Today I'll clean the bathrooms. Today I'll mow the lawn. I'll take out the compost and go to the store. I'll play Minecraft and have sword fights and gun battles and snuggles and movies. I'll have a glass of wine. Tomorrow I'll catch a concert and then have some folks over.
Sometimes I read my posts and think, "Do people believe me?
Do they believe that I really see everything this way, or do they
think this is phony cult-of-positivity bullshit?" Heck,
sometimes I wonder if life is
really that good.
But it is. It really is.
Do you know what happened a year
ago today? This:
I still don't know the young
woman whose bone marrow cells are in that bag. I won't know her name
for another year. Another year from today. I won't ever know if she
saved my life. The crazy thing about my transplant is that, when I
went into the hospital to go through that hell, and truly it was, I
was healing. I was in full remission, and I felt great. There was no
certainty that the cancer would come back without the transplant, and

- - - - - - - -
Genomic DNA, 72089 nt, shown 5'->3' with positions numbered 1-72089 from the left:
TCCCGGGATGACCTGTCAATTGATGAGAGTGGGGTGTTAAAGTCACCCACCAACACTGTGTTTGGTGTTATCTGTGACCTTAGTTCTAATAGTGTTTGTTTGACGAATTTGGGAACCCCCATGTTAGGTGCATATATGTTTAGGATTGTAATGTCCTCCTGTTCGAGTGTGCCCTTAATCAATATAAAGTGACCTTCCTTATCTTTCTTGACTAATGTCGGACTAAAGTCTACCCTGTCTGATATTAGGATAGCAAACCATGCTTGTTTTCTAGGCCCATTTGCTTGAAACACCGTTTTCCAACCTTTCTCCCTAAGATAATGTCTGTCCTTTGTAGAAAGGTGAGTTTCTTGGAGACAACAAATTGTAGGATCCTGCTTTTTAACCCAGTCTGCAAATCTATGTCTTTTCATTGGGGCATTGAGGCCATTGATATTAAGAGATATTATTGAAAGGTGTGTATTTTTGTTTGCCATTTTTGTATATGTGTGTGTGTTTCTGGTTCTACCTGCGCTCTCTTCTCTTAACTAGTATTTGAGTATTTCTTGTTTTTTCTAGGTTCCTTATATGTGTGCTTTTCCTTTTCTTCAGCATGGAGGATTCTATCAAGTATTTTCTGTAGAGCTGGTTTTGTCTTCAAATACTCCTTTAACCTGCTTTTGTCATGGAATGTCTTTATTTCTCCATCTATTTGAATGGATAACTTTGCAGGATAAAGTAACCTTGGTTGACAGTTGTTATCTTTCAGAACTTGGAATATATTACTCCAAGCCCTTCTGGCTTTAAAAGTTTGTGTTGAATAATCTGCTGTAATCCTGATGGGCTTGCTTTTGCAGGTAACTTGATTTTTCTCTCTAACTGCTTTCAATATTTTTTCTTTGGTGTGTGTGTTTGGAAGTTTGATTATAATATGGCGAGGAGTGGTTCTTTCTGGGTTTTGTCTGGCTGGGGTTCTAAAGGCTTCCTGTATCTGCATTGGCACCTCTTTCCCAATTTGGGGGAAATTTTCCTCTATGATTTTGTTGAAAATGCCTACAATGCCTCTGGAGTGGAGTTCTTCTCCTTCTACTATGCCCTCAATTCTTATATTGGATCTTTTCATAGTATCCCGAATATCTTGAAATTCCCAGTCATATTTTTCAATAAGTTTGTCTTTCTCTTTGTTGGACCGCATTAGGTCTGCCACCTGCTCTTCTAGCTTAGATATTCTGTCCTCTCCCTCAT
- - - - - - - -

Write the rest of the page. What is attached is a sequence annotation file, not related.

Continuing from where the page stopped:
there is no guarantee that it won't come back having had it. The
numbers favored the procedure, but we've gotten so blinded by
statistics in medicine that many have lost sight of how little those
numbers actually tell us about what diseases are and what makes
people susceptible, or sick, or well. Cancer treatment relies heavily
on prayer, and the doctors are praying as hard as everyone else. I
came very, very close to not having the procedure. Closer than most
people in my life know or would have wanted to know.
But I did it. In the end, I did
it. I did it because I wasn't going to have all the answers ever, and
so I closed my eyes and picked a door. I'm still here to tell the
I know how many times I nearly
died. Three. The first time was when I went into septic shock. The
second time was when I had pneumonia. The third time was when I
developed venal occlusive disease. Every round of chemo is a reckless
dalliance with death, a brutal obliteration of the life force and
then a tenterhooks tiptoe of apologies and beseechings that it will
recover and forgive.
What a gift, the opportunity to
experience, to know,
how fine an edge is on that knife, how fragile and robust life is and
how filmy the veil that sways between. And then to clean the
For a long time after my
transplant, the doctors told me not to eat uncooked foods. They told
me not to clean the bathrooms, or to mow, or to vacuum. They told me
not to go to stores, or concerts, or parties, or to drink wine. Every
time I do one of those things, it is something I have back,
something new and shiny. Every game of tag or darts or Minecraft is a
second chance, a third, fourth, fifth, sixth.
Every pile of manure sits atop a
vein of gold. Every shovelful I take digs down to diamonds.
Happy Rebirthday to me!